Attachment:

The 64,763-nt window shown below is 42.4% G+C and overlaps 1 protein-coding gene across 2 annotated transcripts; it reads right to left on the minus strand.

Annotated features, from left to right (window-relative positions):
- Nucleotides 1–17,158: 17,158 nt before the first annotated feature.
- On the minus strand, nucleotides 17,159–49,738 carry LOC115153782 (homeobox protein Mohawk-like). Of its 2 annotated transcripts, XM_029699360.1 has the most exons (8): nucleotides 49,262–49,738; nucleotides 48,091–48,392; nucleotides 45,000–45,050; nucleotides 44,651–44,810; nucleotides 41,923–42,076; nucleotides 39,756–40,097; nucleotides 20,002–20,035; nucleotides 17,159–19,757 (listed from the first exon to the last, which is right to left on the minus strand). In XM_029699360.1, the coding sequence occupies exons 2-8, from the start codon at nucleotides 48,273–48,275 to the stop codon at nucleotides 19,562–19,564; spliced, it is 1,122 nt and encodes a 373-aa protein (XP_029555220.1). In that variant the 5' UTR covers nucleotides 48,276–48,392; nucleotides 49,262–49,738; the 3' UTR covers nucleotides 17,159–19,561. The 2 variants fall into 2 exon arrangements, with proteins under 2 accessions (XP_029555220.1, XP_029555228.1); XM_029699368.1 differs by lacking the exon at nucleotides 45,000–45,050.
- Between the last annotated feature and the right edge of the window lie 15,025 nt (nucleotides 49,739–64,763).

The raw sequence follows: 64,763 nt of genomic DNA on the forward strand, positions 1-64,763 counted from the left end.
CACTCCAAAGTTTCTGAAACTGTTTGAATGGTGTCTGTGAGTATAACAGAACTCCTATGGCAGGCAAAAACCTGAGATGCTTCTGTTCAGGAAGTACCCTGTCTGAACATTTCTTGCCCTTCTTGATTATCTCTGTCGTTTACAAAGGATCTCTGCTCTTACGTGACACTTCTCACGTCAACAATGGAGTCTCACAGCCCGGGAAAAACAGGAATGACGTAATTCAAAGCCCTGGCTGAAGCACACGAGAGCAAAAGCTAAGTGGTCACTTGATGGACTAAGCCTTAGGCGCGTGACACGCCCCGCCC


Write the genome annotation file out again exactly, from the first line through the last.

The 64,763-nt window shown below is 42.4% G+C and overlaps 1 protein-coding gene across 2 annotated transcripts; it reads right to left on the minus strand.

Annotated features, from left to right (window-relative positions):
- Nucleotides 1–17,158: 17,158 nt before the first annotated feature.
- On the minus strand, nucleotides 17,159–49,738 carry LOC115153782 (homeobox protein Mohawk-like). Of its 2 annotated transcripts, XM_029699360.1 has the most exons (8): nucleotides 49,262–49,738; nucleotides 48,091–48,392; nucleotides 45,000–45,050; nucleotides 44,651–44,810; nucleotides 41,923–42,076; nucleotides 39,756–40,097; nucleotides 20,002–20,035; nucleotides 17,159–19,757 (listed from the first exon to the last, which is right to left on the minus strand). In XM_029699360.1, the coding sequence occupies exons 2-8, from the start codon at nucleotides 48,273–48,275 to the stop codon at nucleotides 19,562–19,564; spliced, it is 1,122 nt and encodes a 373-aa protein (XP_029555220.1). In that variant the 5' UTR covers nucleotides 48,276–48,392; nucleotides 49,262–49,738; the 3' UTR covers nucleotides 17,159–19,561. The 2 variants fall into 2 exon arrangements, with proteins under 2 accessions (XP_029555220.1, XP_029555228.1); XM_029699368.1 differs by lacking the exon at nucleotides 45,000–45,050.
- Between the last annotated feature and the right edge of the window lie 15,025 nt (nucleotides 49,739–64,763).

The raw sequence follows: 64,763 nt of genomic DNA on the forward strand, positions 1-64,763 counted from the left end.
CACTCCAAAGTTTCTGAAACTGTTTGAATGGTGTCTGTGAGTATAACAGAACTCCTATGGCAGGCAAAAACCTGAGATGCTTCTGTTCAGGAAGTACCCTGTCTGAACATTTCTTGCCCTTCTTGATTATCTCTGTCGTTTACAAAGGATCTCTGCTCTTACGTGACACTTCTCACGTCAACAATGGAGTCTCACAGCCCGGGAAAAACAGGAATGACGTAATTCAAAGCCCTGGCTGAAGCACACGAGAGCAAAAGCTAAGTGGTCACTTGATGGACTAAGCCTTAGGCGCGTGACACGCCCCGCCC